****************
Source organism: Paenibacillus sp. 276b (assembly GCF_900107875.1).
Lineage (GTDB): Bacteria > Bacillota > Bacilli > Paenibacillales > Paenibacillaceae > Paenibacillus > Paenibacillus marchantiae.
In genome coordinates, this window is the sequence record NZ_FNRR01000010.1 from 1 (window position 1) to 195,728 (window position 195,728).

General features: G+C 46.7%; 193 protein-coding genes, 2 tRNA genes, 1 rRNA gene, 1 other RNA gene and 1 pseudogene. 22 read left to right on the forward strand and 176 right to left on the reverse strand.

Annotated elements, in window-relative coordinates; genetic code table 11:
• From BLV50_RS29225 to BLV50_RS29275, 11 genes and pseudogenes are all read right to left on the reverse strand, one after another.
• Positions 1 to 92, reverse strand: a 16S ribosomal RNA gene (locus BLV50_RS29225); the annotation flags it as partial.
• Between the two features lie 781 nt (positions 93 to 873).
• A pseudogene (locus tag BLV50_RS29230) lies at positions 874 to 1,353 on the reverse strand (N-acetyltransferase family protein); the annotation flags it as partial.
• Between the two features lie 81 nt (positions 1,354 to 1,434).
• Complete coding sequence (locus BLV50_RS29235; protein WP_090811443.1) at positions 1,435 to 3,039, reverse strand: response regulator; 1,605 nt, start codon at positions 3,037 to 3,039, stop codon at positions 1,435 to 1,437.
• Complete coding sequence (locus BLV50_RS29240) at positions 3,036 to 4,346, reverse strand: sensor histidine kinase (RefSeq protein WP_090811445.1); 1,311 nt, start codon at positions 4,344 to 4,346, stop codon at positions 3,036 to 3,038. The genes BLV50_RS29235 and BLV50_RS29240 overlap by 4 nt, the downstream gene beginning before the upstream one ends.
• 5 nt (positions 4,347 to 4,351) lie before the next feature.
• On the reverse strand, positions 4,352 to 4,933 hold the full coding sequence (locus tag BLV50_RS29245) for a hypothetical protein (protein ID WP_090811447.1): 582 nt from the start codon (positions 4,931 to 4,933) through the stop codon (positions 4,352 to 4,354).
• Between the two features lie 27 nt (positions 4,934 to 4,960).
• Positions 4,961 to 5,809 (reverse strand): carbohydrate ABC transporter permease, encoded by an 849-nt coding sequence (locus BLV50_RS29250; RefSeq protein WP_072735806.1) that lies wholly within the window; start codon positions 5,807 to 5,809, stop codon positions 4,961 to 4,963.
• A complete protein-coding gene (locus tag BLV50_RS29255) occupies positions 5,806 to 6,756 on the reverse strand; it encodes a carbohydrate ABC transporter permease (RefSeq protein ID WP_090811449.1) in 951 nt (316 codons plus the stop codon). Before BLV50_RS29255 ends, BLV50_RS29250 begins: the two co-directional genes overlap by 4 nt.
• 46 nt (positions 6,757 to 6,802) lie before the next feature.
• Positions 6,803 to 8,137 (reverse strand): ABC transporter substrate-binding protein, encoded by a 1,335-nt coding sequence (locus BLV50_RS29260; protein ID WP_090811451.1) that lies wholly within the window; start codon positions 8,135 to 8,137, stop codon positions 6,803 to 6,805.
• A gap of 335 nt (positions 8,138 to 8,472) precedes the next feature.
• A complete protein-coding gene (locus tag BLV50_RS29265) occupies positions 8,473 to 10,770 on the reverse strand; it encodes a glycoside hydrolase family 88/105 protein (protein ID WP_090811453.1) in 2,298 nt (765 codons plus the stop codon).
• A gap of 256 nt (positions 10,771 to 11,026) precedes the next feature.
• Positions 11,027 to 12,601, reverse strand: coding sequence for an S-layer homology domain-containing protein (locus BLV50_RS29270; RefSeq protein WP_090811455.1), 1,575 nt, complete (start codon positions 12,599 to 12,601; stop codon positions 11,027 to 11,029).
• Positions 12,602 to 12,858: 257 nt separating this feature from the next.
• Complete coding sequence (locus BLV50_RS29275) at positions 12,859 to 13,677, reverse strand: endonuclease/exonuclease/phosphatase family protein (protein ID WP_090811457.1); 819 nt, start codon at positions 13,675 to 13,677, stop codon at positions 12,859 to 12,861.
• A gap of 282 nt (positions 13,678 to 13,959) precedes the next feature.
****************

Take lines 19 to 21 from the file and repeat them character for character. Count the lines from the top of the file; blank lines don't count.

• Positions 6,803 to 8,137 (reverse strand): ABC transporter substrate-binding protein, encoded by a 1,335-nt coding sequence (locus BLV50_RS29260; protein ID WP_090811451.1) that lies wholly within the window; start codon positions 8,135 to 8,137, stop codon positions 6,803 to 6,805.
• A gap of 335 nt (positions 8,138 to 8,472) precedes the next feature.
• A complete protein-coding gene (locus tag BLV50_RS29265) occupies positions 8,473 to 10,770 on the reverse strand; it encodes a glycoside hydrolase family 88/105 protein (protein ID WP_090811453.1) in 2,298 nt (765 codons plus the stop codon).